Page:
The Differences in Legal Capacities of the States and the IGOs
The differences in the legal capacities of the states and the IGOs may be explained based on the following points:
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- As stated in the Reparations for Injuries Suffered in the Service of the United Nations case of 1949, the organization has “a large measure of international personality and the capacity to operate upon an international plane, although it is certainly not a Super-state” (International Court of Justice 8).
- The legal capacity of the IGOs permits them to initiate lawsuits, organize and sign treaties, and interact with the other international actors.
- The legal personality of IGOs is conferred by the constituting treaty meaning that the rights and duties of different IGOs are versatile and determined by their initial actions, specific functions, and narrow purposes.
- At the same time, the rights and duties of those states as international actors are recognized as automatically equal.
In other words, comparing states as the international actors and the IGOs it is crucial to mention that even though both parties are recognized to possess an international legal personality and are rightful to interact with the other international actors, the states are considered primary actors whereas the IGOs are defined as secondary. That way, the states’ scope of legal capacities is much wider than that of an IGO since the organizations are limited by their primary functions and purposes outlined in their initial documents. As a result, engaging in actions that are not covered by the initial agreement of an organization loses the right to be represented in court on the matters concerning this scope of actions as it does not match its major sphere of activities.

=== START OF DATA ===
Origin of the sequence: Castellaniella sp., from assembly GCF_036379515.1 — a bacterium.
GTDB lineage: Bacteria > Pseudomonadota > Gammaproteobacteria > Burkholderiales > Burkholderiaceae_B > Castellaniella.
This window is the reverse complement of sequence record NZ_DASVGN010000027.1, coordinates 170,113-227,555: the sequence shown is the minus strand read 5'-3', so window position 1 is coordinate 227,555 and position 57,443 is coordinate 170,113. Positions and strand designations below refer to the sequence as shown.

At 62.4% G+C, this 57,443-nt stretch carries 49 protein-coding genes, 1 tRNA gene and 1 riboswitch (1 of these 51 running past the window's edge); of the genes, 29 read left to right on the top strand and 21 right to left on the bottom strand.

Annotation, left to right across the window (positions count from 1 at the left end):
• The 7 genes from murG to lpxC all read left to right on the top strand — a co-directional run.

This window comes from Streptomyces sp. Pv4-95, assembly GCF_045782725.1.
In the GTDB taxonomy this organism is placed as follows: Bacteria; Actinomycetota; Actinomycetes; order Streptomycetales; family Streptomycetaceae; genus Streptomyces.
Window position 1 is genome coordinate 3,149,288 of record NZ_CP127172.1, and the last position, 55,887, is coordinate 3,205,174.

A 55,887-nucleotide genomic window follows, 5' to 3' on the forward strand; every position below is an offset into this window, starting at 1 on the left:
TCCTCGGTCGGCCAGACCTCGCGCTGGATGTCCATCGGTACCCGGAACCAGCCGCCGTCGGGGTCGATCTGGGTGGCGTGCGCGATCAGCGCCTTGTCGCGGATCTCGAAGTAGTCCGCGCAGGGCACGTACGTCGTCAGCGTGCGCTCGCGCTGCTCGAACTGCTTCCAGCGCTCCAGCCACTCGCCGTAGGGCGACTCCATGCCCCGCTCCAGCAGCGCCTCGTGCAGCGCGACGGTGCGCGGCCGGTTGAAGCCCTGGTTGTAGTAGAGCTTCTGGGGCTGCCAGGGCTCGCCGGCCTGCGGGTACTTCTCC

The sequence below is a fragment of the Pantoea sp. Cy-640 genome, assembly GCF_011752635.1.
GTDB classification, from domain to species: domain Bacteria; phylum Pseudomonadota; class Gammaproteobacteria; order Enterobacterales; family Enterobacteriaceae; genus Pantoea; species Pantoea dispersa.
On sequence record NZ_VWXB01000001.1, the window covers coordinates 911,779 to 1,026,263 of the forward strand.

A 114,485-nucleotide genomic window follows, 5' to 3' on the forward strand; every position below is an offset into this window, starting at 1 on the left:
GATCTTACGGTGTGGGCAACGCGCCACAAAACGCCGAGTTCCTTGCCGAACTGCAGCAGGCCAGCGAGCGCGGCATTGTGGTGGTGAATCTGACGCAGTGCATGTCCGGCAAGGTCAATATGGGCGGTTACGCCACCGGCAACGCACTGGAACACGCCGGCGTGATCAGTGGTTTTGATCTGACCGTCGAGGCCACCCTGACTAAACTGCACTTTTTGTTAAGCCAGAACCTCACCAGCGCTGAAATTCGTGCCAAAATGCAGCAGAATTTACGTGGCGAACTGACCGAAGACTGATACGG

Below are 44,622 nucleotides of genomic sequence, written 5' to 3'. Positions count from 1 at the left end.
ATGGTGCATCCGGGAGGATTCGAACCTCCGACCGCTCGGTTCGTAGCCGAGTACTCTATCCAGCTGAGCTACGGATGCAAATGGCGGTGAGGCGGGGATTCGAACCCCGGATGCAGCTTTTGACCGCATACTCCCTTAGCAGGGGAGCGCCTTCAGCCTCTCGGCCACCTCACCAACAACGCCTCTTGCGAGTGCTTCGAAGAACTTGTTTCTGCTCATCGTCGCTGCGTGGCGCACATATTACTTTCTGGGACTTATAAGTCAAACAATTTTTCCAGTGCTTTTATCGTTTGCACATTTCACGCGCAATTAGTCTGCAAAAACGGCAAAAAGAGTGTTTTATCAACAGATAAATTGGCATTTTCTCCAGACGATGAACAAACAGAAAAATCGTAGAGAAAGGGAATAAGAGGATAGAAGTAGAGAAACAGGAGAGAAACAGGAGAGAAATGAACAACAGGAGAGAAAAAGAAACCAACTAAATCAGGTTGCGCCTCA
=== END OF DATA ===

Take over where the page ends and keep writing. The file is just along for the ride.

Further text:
Immunities of the States
As international actors, all states are recognized as equal under the principle formulated as “par in parem imperium non habet”. As a result, the domestic courts of individual states do not have a right to adjudicate on another state. This legislation falls under the rule known as the immunity from foreign courts’ jurisdiction that assumes two major points:
- A domestic court of one state does not possess the right to adjudge a foreign state.
- A domestic state cannot be adjudicated by a court of a foreign state.
Besides, in case if the legislation was violated and a foreign court made an attempt to adjudge a foreign state, the only appearance in the court is to be made for a purpose to refuse the unlawful jurisdiction.
Two main factors indicate a proceeding before the court against a foreign state is being instituted:
- First of all, a foreign state is to be named as one of the parties of this particular proceeding before the court.
- Secondly, the given proceeding affects the rights, properties, actions, or interests of a foreign state.
In a case of such proceeding, the affected foreign state is to declare its immunity before the court attempting to adjudicate it. The claim of the unlawful proceeding in effect along with the refusal of the jurisdiction by the adjudged foreign state is its only action. The affected foreign state is not to argue with the proceeding before the court, make an effort to justify itself or discuss the actions and the basis for the proceeding. The judge of such proceeding is not to decide on the case.
International Court of Justice. Reparations for Injuries Suffered in the Service of the United Nations. 1949. Web.